What is Sir Philip Sidney trying to say in Sonnet 71 of the "Astrophil and Stella" series?

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Who will in fairest book of nature knowHow virtue may best lodg'd in beauty be,Let him but learn of love to read in thee,Stella, those fair lines which true goodness show.There shall he find all vices' overthrow,Not by rude force, but sweetest sovereignty Of reason,...

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Who will in fairest book of nature know
How virtue may best lodg'd in beauty be,
Let him but learn of love to read in thee,
Stella, those fair lines which true goodness show.
There shall he find all vices' overthrow,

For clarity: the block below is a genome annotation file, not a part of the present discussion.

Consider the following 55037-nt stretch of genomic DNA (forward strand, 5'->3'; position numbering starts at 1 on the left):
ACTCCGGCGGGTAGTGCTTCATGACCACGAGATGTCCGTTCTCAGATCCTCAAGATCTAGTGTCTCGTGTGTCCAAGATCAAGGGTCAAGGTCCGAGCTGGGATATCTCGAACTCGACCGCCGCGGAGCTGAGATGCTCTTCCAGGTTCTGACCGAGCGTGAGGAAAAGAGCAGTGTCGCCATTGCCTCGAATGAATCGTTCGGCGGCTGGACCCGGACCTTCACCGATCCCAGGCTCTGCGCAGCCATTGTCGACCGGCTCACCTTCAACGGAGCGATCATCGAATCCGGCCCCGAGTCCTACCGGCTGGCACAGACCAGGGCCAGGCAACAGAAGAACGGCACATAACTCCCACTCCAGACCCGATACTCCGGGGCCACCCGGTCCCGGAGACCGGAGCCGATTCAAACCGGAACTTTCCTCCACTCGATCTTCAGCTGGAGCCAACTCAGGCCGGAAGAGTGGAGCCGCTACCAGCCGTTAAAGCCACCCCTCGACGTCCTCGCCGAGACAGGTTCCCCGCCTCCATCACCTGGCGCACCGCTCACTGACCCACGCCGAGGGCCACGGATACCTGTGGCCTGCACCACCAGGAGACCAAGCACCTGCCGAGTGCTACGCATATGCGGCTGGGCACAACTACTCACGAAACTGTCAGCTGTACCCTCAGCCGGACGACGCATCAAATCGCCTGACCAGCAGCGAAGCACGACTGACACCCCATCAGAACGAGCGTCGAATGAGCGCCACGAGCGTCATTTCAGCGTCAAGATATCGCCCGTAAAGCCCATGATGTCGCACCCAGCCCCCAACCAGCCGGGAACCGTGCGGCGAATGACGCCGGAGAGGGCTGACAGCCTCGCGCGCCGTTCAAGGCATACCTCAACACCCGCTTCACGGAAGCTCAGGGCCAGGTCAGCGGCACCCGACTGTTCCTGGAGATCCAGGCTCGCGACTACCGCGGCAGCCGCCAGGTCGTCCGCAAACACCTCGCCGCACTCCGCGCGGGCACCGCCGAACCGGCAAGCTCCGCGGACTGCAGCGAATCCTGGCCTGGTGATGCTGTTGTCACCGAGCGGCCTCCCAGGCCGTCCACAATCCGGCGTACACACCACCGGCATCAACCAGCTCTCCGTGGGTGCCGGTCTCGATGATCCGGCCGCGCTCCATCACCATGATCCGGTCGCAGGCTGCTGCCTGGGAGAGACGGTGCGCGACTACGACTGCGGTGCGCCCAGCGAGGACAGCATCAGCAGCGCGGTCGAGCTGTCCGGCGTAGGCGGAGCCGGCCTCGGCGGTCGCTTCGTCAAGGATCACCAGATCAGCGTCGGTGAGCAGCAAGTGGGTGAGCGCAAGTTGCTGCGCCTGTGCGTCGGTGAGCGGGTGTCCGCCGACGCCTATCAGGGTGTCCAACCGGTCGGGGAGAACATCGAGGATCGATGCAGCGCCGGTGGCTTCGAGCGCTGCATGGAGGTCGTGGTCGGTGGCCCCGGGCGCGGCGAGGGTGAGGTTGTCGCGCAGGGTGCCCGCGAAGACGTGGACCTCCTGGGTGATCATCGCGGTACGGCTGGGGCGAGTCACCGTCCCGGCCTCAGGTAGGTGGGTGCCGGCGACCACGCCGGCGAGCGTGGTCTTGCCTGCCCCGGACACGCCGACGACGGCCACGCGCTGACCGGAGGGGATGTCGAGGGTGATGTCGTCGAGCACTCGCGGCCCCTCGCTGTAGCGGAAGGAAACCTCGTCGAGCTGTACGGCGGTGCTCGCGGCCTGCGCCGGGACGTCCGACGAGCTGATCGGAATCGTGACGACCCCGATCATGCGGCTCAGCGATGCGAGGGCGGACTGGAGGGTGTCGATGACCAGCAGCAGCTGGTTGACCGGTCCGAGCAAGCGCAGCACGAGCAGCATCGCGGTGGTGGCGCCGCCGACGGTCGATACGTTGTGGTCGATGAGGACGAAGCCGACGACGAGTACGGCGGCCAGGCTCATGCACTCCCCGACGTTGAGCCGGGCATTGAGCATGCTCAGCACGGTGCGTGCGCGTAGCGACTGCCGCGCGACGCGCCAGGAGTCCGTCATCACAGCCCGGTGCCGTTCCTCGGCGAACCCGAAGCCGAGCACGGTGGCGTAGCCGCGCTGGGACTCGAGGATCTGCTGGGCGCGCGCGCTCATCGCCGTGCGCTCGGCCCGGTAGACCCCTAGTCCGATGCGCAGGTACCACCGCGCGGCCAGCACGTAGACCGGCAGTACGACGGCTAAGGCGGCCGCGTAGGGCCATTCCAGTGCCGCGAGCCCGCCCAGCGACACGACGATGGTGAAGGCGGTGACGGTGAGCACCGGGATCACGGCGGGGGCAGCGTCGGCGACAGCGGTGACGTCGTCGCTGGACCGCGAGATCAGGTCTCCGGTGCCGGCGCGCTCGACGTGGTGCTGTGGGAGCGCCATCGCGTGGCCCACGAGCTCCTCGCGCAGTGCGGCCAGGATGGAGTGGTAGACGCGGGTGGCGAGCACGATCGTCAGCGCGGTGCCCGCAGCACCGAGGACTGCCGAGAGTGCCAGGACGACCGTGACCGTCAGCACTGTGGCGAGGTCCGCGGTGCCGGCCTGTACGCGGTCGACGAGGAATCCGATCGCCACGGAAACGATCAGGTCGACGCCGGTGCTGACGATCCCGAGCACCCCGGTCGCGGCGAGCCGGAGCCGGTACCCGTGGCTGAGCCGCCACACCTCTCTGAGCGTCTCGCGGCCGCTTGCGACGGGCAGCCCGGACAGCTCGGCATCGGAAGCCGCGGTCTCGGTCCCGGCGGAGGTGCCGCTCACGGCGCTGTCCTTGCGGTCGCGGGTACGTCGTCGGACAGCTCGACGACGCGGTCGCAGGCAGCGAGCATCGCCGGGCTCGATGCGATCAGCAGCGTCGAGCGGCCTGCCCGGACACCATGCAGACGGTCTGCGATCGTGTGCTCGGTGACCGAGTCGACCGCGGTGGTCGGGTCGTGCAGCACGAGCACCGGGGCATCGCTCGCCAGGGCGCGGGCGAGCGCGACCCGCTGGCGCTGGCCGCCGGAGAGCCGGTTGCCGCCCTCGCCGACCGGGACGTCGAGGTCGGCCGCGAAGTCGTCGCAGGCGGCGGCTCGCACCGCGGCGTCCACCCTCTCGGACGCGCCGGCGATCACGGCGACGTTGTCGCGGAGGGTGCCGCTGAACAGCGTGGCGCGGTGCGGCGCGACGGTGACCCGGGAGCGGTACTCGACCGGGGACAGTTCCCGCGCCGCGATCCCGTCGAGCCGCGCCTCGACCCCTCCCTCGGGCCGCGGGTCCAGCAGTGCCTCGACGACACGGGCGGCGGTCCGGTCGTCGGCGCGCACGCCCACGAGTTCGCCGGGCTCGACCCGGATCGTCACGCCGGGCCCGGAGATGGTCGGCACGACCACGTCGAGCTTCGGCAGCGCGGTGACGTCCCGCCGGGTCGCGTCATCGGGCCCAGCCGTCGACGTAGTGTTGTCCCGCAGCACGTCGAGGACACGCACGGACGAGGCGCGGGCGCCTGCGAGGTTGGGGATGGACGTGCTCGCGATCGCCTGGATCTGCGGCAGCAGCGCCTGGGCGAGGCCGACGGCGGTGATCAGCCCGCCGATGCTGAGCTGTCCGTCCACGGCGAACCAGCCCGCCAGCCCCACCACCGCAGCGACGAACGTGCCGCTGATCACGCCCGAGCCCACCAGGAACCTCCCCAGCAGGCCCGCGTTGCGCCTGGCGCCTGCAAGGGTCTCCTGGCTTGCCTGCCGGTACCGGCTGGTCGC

Not by rude force, but sweetest sovereignty
Of reason, from whose light those night-birds fly;
That inward sun in thine eyes shineth so.
And, not content to be perfection's heir
Thyself, dost strive all minds that way to move,
Who mark in thee what is in thee most fair.
So while thy beauty draws thy heart to love,
As fast thy virtue bends that love to good:
But "Ah," Desire still cries, "Give me some food!"

The names Astrophil and Stella mean "Star-lover" and "Star," respectively. Scholars believe that Sidney wrote this series of poems for Penelope Devereux, with whom he may have had an affair.

In most of Sonnet 71, the lover Astrophil praises his lady's beauty and her virtues. But the last line lets us know that beauty and virtue are not enough for him. His desire cries out for food. This is a euphemism for sex. It is all good and well that she is so pretty and so good, but his sexual desire needs to be fed!

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